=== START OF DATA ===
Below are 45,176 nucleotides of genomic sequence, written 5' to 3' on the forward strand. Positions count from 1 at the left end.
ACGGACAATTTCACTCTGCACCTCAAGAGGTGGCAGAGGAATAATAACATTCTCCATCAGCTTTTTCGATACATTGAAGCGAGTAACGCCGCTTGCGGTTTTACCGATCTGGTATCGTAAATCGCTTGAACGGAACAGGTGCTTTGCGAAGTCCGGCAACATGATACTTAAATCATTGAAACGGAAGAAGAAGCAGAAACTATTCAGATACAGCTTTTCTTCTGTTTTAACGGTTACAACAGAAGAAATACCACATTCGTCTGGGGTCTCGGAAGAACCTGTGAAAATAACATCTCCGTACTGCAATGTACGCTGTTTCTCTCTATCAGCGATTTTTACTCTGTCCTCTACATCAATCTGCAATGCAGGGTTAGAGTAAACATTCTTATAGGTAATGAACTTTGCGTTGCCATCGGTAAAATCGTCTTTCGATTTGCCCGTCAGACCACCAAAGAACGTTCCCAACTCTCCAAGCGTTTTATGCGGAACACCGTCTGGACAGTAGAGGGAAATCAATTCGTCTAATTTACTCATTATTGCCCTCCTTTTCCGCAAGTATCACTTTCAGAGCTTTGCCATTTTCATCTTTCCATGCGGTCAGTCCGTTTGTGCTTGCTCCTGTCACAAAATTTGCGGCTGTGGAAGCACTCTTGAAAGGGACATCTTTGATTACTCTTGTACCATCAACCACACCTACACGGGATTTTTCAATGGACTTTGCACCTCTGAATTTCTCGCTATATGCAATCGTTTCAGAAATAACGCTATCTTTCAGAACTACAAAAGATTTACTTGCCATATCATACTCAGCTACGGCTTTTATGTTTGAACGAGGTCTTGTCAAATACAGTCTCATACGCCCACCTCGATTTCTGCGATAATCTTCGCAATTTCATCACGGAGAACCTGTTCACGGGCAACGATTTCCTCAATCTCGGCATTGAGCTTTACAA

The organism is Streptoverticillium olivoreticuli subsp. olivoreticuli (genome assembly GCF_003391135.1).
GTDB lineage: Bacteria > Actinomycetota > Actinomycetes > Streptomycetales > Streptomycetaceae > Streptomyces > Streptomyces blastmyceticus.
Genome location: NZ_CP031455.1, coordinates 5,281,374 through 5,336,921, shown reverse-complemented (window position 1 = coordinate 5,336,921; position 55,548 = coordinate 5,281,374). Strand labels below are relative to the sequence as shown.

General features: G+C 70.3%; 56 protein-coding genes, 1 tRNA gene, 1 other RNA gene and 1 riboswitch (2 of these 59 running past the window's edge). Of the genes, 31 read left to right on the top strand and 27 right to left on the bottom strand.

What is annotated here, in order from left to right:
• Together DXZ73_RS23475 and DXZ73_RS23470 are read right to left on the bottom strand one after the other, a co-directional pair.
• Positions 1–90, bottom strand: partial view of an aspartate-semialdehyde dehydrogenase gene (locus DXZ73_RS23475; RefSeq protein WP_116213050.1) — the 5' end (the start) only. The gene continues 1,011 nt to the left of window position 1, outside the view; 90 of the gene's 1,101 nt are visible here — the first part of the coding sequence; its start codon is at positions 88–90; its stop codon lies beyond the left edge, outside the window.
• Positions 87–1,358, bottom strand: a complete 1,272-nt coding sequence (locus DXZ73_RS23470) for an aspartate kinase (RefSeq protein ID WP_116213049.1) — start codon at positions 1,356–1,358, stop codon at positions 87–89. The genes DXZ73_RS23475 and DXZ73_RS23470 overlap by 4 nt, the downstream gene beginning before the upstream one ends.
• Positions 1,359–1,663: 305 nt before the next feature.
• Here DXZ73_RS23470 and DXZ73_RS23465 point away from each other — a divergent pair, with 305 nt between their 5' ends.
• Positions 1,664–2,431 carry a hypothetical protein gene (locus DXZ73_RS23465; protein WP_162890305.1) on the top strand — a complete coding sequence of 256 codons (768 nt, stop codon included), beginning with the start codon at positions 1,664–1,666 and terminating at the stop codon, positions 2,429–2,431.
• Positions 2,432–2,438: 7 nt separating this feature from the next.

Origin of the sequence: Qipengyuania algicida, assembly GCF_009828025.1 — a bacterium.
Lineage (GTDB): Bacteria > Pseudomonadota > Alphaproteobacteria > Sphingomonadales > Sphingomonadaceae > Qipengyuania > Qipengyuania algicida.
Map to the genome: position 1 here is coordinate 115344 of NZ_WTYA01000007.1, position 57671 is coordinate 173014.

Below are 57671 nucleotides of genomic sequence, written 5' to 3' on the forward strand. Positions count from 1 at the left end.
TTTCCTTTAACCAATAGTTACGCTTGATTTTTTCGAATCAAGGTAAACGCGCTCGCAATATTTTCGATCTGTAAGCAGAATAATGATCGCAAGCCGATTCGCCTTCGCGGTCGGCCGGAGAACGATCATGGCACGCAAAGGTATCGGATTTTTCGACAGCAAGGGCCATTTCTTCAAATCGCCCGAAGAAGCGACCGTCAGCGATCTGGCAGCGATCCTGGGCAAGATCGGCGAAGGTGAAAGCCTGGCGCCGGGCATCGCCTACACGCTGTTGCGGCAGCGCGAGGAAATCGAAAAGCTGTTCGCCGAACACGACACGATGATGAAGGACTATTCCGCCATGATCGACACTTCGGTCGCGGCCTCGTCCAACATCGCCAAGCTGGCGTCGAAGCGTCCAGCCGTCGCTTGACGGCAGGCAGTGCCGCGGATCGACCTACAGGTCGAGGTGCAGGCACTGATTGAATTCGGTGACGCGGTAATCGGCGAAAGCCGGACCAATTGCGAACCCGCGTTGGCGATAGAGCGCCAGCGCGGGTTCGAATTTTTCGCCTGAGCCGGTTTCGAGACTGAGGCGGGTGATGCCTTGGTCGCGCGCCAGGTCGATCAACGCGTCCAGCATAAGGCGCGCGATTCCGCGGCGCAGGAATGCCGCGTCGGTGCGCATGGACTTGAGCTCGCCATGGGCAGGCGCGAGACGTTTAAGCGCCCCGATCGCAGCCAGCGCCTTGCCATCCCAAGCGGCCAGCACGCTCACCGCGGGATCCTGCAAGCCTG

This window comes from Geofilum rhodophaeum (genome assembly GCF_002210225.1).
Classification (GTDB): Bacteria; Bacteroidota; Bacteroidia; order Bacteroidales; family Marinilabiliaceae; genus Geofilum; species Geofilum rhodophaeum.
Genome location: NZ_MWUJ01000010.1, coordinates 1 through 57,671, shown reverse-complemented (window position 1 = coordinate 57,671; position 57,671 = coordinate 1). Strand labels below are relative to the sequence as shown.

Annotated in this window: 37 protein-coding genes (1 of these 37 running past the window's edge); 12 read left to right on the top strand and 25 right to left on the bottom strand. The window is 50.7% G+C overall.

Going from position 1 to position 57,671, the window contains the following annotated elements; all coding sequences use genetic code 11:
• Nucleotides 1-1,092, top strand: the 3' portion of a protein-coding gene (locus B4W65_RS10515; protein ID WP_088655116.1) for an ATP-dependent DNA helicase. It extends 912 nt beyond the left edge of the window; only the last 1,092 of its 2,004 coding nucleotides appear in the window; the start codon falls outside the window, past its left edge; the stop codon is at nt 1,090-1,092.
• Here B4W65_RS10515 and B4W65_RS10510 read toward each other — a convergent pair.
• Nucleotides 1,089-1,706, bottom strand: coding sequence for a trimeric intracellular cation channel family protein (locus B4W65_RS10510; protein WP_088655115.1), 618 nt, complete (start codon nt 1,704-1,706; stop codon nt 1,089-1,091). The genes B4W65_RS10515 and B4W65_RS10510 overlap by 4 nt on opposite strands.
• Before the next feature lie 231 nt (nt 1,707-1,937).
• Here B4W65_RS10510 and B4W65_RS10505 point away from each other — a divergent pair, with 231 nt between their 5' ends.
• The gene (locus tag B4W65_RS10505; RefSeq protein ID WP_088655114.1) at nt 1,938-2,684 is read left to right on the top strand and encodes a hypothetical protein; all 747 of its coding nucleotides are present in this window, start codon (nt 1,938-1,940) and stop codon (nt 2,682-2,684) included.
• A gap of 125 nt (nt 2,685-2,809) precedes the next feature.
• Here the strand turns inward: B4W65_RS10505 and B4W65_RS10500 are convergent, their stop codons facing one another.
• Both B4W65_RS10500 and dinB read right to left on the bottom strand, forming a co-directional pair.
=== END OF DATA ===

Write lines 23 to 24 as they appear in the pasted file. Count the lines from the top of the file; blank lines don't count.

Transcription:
Annotated in this window: 37 protein-coding genes (1 of these 37 running past the window's edge); 12 read left to right on the top strand and 25 right to left on the bottom strand. The window is 50.7% G+C overall.

Going from position 1 to position 57,671, the window contains the following annotated elements; all coding sequences use genetic code 11: